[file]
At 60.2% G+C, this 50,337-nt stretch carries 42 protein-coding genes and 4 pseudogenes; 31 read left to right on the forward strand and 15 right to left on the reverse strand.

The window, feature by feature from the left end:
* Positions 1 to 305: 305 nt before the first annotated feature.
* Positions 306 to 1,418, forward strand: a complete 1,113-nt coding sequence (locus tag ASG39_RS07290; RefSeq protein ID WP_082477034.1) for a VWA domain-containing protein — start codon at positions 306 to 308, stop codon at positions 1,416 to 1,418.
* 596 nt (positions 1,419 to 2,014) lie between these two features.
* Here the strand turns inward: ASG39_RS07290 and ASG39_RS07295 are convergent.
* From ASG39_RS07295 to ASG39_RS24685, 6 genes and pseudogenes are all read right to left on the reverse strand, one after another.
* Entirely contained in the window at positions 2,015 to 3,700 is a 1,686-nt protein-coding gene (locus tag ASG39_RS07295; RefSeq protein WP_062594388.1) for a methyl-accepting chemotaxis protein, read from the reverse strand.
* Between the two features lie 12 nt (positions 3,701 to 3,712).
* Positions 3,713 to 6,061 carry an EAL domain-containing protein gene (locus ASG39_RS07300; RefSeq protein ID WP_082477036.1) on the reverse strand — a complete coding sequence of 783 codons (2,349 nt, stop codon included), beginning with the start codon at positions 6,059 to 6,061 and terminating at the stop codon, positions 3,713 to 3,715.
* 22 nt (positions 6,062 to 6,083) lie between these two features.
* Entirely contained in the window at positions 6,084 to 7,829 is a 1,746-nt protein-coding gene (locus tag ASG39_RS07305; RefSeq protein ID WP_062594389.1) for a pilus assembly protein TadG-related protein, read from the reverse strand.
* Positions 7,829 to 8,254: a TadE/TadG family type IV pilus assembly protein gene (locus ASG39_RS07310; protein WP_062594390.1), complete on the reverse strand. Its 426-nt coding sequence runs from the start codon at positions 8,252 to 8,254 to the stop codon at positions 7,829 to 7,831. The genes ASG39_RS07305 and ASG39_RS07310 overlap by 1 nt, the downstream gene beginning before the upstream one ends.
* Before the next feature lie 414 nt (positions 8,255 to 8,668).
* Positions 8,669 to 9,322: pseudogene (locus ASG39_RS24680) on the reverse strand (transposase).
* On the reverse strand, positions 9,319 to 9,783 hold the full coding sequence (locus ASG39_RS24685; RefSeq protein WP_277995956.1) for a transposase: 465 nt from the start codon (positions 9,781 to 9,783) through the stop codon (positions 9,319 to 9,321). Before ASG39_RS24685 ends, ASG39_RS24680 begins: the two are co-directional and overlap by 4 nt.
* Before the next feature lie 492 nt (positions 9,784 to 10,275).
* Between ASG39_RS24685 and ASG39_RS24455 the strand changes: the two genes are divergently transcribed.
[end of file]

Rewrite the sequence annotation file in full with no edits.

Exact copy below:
At 60.2% G+C, this 50,337-nt stretch carries 42 protein-coding genes and 4 pseudogenes; 31 read left to right on the forward strand and 15 right to left on the reverse strand.

The window, feature by feature from the left end:
* Positions 1 to 305: 305 nt before the first annotated feature.
* Positions 306 to 1,418, forward strand: a complete 1,113-nt coding sequence (locus tag ASG39_RS07290; RefSeq protein ID WP_082477034.1) for a VWA domain-containing protein — start codon at positions 306 to 308, stop codon at positions 1,416 to 1,418.
* 596 nt (positions 1,419 to 2,014) lie between these two features.
* Here the strand turns inward: ASG39_RS07290 and ASG39_RS07295 are convergent.
* From ASG39_RS07295 to ASG39_RS24685, 6 genes and pseudogenes are all read right to left on the reverse strand, one after another.
* Entirely contained in the window at positions 2,015 to 3,700 is a 1,686-nt protein-coding gene (locus tag ASG39_RS07295; RefSeq protein WP_062594388.1) for a methyl-accepting chemotaxis protein, read from the reverse strand.
* Between the two features lie 12 nt (positions 3,701 to 3,712).
* Positions 3,713 to 6,061 carry an EAL domain-containing protein gene (locus ASG39_RS07300; RefSeq protein ID WP_082477036.1) on the reverse strand — a complete coding sequence of 783 codons (2,349 nt, stop codon included), beginning with the start codon at positions 6,059 to 6,061 and terminating at the stop codon, positions 3,713 to 3,715.
* 22 nt (positions 6,062 to 6,083) lie between these two features.
* Entirely contained in the window at positions 6,084 to 7,829 is a 1,746-nt protein-coding gene (locus tag ASG39_RS07305; RefSeq protein ID WP_062594389.1) for a pilus assembly protein TadG-related protein, read from the reverse strand.
* Positions 7,829 to 8,254: a TadE/TadG family type IV pilus assembly protein gene (locus ASG39_RS07310; protein WP_062594390.1), complete on the reverse strand. Its 426-nt coding sequence runs from the start codon at positions 8,252 to 8,254 to the stop codon at positions 7,829 to 7,831. The genes ASG39_RS07305 and ASG39_RS07310 overlap by 1 nt, the downstream gene beginning before the upstream one ends.
* Before the next feature lie 414 nt (positions 8,255 to 8,668).
* Positions 8,669 to 9,322: pseudogene (locus ASG39_RS24680) on the reverse strand (transposase).
* On the reverse strand, positions 9,319 to 9,783 hold the full coding sequence (locus ASG39_RS24685; RefSeq protein WP_277995956.1) for a transposase: 465 nt from the start codon (positions 9,781 to 9,783) through the stop codon (positions 9,319 to 9,321). Before ASG39_RS24685 ends, ASG39_RS24680 begins: the two are co-directional and overlap by 4 nt.
* Before the next feature lie 492 nt (positions 9,784 to 10,275).
* Between ASG39_RS24685 and ASG39_RS24455 the strand changes: the two genes are divergently transcribed.